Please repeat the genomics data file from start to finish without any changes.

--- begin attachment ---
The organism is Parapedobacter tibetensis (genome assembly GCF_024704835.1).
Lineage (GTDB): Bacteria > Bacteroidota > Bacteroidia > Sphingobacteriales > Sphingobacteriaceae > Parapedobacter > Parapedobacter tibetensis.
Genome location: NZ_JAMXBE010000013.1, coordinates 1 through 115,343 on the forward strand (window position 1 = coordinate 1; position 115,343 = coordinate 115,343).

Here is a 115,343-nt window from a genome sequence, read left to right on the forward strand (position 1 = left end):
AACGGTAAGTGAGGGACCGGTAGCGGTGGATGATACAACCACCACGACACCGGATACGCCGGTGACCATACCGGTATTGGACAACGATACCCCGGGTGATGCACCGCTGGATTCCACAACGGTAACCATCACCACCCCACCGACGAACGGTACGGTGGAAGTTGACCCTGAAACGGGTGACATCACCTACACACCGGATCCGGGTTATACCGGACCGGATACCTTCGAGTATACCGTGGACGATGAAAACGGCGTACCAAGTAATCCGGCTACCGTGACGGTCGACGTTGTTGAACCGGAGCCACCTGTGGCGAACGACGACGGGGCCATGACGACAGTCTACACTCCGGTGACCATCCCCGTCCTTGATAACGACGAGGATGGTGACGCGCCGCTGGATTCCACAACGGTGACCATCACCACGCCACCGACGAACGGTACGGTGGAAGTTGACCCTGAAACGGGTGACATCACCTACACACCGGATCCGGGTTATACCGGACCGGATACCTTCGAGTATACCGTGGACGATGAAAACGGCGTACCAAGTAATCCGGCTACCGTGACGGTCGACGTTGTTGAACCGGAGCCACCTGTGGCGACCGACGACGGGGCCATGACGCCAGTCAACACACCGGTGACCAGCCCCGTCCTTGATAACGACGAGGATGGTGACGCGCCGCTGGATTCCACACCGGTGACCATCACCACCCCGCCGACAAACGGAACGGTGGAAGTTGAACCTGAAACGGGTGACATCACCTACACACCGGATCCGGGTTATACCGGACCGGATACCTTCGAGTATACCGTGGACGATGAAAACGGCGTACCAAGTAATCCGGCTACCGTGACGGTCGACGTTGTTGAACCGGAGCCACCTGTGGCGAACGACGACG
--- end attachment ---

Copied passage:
The organism is Parapedobacter tibetensis (genome assembly GCF_024704835.1).
Lineage (GTDB): Bacteria > Bacteroidota > Bacteroidia > Sphingobacteriales > Sphingobacteriaceae > Parapedobacter > Parapedobacter tibetensis.
Genome location: NZ_JAMXBE010000013.1, coordinates 1 through 115,343 on the forward strand (window position 1 = coordinate 1; position 115,343 = coordinate 115,343).

Here is a 115,343-nt window from a genome sequence, read left to right on the forward strand (position 1 = left end):
AACGGTAAGTGAGGGACCGGTAGCGGTGGATGATACAACCACCACGACACCGGATACGCCGGTGACCATACCGGTATTGGACAACGATACCCCGGGTGATGCACCGCTGGATTCCACAACGGTAACCATCACCACCCCACCGACGAACGGTACGGTGGAAGTTGACCCTGAAACGGGTGACATCACCTACACACCGGATCCGGGTTATACCGGACCGGATACCTTCGAGTATACCGTGGACGATGAAAACGGCGTACCAAGTAATCCGGCTACCGTGACGGTCGACGTTGTTGAACCGGAGCCACCTGTGGCGAACGACGACGGGGCCATGACGACAGTCTACACTCCGGTGACCATCCCCGTCCTTGATAACGACGAGGATGGTGACGCGCCGCTGGATTCCACAACGGTGACCATCACCACGCCACCGACGAACGGTACGGTGGAAGTTGACCCTGAAACGGGTGACATCACCTACACACCGGATCCGGGTTATACCGGACCGGATACCTTCGAGTATACCGTGGACGATGAAAACGGCGTACCAAGTAATCCGGCTACCGTGACGGTCGACGTTGTTGAACCGGAGCCACCTGTGGCGACCGACGACGGGGCCATGACGCCAGTCAACACACCGGTGACCAGCCCCGTCCTTGATAACGACGAGGATGGTGACGCGCCGCTGGATTCCACACCGGTGACCATCACCACCCCGCCGACAAACGGAACGGTGGAAGTTGAACCTGAAACGGGTGACATCACCTACACACCGGATCCGGGTTATACCGGACCGGATACCTTCGAGTATACCGTGGACGATGAAAACGGCGTACCAAGTAATCCGGCTACCGTGACGGTCGACGTTGTTGAACCGGAGCCACCTGTGGCGAACGACGACG